BREAKING NEWS: CMS Unveils Details of Its New Next Generation ACO Program

Jan. 11, 2016
On Monday, CMS announced the unveiling of the Next Generation ACO Program, with 21 ACOs participating in a program focused prospectively set quality and efficiency objectives for participating organizations

On Monday, Jan. 11, the federal Centers for Medicare & Medicaid Services (CMS) announced the unveiling of the Next Generation ACO program, a new program for providers creating accountable care organizations under the aegis of that agency.

As CMS explains on its website, “Building up on experience from the Pioneer ACO Model and Medicare Shared Savings Program (Shared Savings Program), the Next Generation ACO Model offers a new opportunity in accountable care—one that sets predictable financial targets, enables providers and beneficiaries greater opportunities to coordinate care, and aims to attain the highest quality standards of care.”

The agency reported today that 21 ACOs are participating in the Next Generation ACO program. Those ACOs are in the following states: Maine, Massachusetts, Pennsylvania, North Carolina, Florida, Michigan, Indiana, Wisconsin, Illinois, Minnesota, Iowa, Texas, Arizona, and California.

Among the 21 is Steward Integrated Care Network, Inc., in Boston, which had announced in November of last year  that it was leaving the Pioneer ACO Program. But the Mount Auburn Cambridge Independent Practice Association (MACIPA), which had made the same announcement that it was planning to leave the Pioneer program and join the Next Generation program, was not identified as one of the 21 Next Generation ACOs today.

CMS’s press announcement noted that “The Next Generation ACO Model is a new CMS Innovation Center initiative that builds upon experience from the Pioneer ACO Model and the Shared Savings Program. With 21 participating ACOs, the new model offers a new opportunity in accountable care—one that enables providers and beneficiaries greater opportunities to coordinate care and aims to attain the highest quality standards of care. Unlike other models, this model includes a prospectively (rather than retrospectively) set benchmark, allows beneficiaries to choose to be aligned to the ACO, and tests beneficiary incentives for seeking care at Next Generation providers, including increased availability of telehealth and care coordination services.”

What’s more, CMS said in the announcement, “The Next Generation Model participants will have the opportunity to take on higher levels of financial risk – up to 100 percent risk – than ACOs in current initiatives. While they are at greater financial risk they also have a greater opportunity to share in more of the Model’s savings through better care coordination and care management. In addition, the ACOs will receive their budgets prospectively, in advance of the performance year, to plan and manage care around these financial targets from the outset. The ACOs will also be able to select from flexible payment options, such as infrastructure payments that support ACO investments in care. “

And the announcement quoted Patrick Conway, M.D., Deputy Administrator for Innovation  and Quality and Chief Medical Officer for CMS, as saying that “Accountable Care Organizations are improving quality of care and spending dollars more wisely. These new initiatives place patients at the center of a coordinated care delivery system and give providers the tools to achieve better outcomes.” The announcement added that “ These initiatives also advance the Administration’s goals, announced on January 26, 2015, to move 30 percent of traditional Medicare fee-for-service payments into alternative payment models that pay providers based on the quality rather than the quantity of care they provide patients by 2016 – and 50 percent by 2018. The Affordable Care Act provides tools, such as Medicare ACOs, to move our health care system toward one that rewards doctors based on the quality, not just the quantity, of care they give patients. Today’s announcement is part of the Administration’s broader strategy to improve the health care system by paying providers for what works, unlocking health care data, and finding new ways to coordinate and integrate care to improve quality.”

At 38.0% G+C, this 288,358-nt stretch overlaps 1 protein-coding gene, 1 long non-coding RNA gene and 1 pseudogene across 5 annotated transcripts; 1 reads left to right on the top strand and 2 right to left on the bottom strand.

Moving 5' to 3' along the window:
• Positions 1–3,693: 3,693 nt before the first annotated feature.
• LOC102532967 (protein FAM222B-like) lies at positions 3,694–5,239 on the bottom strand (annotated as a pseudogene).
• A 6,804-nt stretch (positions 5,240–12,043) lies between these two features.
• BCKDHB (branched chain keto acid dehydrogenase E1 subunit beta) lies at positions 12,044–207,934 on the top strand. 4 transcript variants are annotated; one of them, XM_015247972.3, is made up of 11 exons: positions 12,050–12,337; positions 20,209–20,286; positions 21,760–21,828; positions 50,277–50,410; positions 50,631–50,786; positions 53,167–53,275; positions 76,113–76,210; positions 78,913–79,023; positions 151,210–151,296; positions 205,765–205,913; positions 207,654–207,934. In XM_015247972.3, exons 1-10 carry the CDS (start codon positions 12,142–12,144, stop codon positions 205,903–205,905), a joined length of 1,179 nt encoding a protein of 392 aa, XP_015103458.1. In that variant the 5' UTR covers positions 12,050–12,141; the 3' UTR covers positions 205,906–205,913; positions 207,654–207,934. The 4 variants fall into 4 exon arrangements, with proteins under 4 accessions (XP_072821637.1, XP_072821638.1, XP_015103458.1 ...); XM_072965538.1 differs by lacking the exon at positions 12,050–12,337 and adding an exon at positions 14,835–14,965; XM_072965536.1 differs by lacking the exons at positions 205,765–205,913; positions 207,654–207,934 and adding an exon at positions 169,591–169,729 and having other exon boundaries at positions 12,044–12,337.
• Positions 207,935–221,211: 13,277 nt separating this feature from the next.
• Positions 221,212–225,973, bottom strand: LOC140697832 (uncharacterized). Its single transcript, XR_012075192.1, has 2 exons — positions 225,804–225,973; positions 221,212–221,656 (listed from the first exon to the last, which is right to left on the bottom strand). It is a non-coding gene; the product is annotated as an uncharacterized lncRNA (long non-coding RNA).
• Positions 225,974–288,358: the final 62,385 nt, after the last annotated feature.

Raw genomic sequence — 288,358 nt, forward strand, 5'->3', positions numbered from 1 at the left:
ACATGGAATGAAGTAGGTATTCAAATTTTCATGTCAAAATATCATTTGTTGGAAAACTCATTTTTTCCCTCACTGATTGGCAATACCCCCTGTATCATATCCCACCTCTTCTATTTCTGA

Meanwhile, all 21 participating organizations are listed on the fact sheet page for the Next Generation ACO model, which can be found here. Also on the fact sheet page is this list of principles for the program:

  • Protect Original Medicare beneficiaries’ freedom to seek the services and providers of their choice;
  • Engage beneficiaries in their care through benefit enhancements designed to improve the patient experience and reward seeking care from ACOs;
  • Create a financial model with long-term sustainability;
  • Utilize a prospectively-set benchmark that: (1) rewards quality; (2) rewards both improvement and attainment of efficiency; and (3) ultimately transitions away from an ACO’s recent expenditures when setting and updating the benchmark;
  • Mitigate fluctuations in aligned beneficiary populations and respect beneficiary preferences by supplementing a prospective claims-based alignment process with a voluntary process; and
  • Smooth ACO cash flow and support investment in care improvement capabilities through alternative payment mechanisms.

In addition, CMS noted in its announcement on Monday that, with the addition of the 21 participating ACOs in the Next Generation model, there are now 477 ACOs nationwide participating in one of the following CMS programs for ACOs: the MSSP, Pioneer ACO, and Next Generation ACO models, and the Comprehensive ESRD Care Model; and that those organizations are serving 8.9 million Medicare beneficiaries, and that 64 of the 477 are bearing some financial risk at this point.

Healthcare Informatics will update readers on new developments in this developing story.